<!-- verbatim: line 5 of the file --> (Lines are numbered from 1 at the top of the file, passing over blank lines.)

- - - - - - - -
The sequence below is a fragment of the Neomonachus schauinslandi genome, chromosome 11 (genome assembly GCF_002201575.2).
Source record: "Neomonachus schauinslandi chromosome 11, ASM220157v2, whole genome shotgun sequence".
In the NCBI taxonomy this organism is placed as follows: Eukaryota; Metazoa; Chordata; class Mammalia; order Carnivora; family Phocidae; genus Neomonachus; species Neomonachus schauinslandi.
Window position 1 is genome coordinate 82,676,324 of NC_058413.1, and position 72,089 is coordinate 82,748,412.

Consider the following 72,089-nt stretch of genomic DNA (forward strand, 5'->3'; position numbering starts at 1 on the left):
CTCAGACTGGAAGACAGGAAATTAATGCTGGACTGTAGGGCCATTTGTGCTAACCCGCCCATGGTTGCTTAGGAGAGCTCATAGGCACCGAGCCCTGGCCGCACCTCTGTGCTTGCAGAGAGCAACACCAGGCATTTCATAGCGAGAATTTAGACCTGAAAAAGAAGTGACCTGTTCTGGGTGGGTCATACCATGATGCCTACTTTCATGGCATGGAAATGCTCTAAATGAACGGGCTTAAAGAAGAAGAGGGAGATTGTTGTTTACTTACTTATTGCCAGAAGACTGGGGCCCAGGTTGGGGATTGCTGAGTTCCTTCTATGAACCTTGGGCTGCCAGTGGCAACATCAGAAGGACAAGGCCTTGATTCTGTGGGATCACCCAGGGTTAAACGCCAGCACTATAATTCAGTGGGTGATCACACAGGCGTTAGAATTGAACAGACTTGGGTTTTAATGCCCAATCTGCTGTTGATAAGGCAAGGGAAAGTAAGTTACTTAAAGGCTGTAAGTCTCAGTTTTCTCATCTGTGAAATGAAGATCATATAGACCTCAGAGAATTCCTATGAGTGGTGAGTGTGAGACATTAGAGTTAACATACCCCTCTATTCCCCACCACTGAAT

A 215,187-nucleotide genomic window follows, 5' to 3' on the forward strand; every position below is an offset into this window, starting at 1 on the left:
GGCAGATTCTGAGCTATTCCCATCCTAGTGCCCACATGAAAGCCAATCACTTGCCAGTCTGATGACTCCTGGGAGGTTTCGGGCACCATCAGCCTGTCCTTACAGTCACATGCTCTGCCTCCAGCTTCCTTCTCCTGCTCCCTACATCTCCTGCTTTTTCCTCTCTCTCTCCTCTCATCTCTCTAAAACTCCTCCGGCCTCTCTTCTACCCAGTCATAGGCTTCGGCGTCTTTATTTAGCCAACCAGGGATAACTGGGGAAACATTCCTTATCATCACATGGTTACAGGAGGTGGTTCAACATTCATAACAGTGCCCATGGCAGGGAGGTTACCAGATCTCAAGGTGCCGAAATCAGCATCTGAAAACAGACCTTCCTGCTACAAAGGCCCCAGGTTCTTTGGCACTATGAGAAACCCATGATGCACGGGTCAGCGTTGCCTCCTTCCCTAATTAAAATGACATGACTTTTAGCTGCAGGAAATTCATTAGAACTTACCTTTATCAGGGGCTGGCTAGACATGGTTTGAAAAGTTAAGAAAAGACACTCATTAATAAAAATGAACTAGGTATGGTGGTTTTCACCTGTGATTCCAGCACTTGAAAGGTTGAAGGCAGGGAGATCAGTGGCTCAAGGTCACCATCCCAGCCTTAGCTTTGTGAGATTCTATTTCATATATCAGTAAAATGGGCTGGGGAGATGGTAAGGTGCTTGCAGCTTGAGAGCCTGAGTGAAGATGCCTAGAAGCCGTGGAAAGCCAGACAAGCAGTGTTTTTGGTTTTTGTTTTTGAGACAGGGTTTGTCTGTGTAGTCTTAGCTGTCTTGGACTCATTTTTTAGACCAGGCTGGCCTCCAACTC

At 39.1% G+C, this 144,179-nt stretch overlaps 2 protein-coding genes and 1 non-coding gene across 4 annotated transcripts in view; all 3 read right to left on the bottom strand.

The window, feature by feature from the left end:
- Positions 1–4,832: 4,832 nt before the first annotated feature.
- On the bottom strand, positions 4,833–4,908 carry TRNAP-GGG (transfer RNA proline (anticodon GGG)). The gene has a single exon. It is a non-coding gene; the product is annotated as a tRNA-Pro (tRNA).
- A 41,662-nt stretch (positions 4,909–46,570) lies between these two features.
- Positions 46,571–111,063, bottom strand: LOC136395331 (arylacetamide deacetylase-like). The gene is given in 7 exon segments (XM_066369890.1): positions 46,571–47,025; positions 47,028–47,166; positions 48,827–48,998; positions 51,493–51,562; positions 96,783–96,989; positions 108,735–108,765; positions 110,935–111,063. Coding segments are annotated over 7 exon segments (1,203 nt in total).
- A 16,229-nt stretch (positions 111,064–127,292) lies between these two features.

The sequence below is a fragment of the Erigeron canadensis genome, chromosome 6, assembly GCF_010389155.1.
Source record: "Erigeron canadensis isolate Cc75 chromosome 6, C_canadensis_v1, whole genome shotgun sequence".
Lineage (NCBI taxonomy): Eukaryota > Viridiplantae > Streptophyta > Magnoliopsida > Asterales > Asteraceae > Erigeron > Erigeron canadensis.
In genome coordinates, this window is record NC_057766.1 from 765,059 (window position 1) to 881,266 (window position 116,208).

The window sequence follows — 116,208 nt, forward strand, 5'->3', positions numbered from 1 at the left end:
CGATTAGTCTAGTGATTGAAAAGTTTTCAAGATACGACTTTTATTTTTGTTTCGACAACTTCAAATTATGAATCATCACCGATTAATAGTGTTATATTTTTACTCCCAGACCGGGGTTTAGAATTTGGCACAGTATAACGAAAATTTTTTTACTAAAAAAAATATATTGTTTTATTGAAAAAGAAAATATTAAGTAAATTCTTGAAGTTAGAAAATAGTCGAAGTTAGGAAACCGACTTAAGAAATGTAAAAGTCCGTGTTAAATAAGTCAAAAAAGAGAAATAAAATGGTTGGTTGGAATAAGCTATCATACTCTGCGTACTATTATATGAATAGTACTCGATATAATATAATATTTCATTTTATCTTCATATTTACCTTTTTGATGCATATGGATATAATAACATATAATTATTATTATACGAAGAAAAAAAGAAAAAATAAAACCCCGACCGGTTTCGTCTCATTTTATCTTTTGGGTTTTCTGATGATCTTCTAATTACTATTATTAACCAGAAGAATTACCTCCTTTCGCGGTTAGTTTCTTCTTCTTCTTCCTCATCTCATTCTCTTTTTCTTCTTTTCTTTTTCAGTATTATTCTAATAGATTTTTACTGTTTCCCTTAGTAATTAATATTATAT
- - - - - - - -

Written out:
Consider the following 72,089-nt stretch of genomic DNA (forward strand, 5'->3'; position numbering starts at 1 on the left):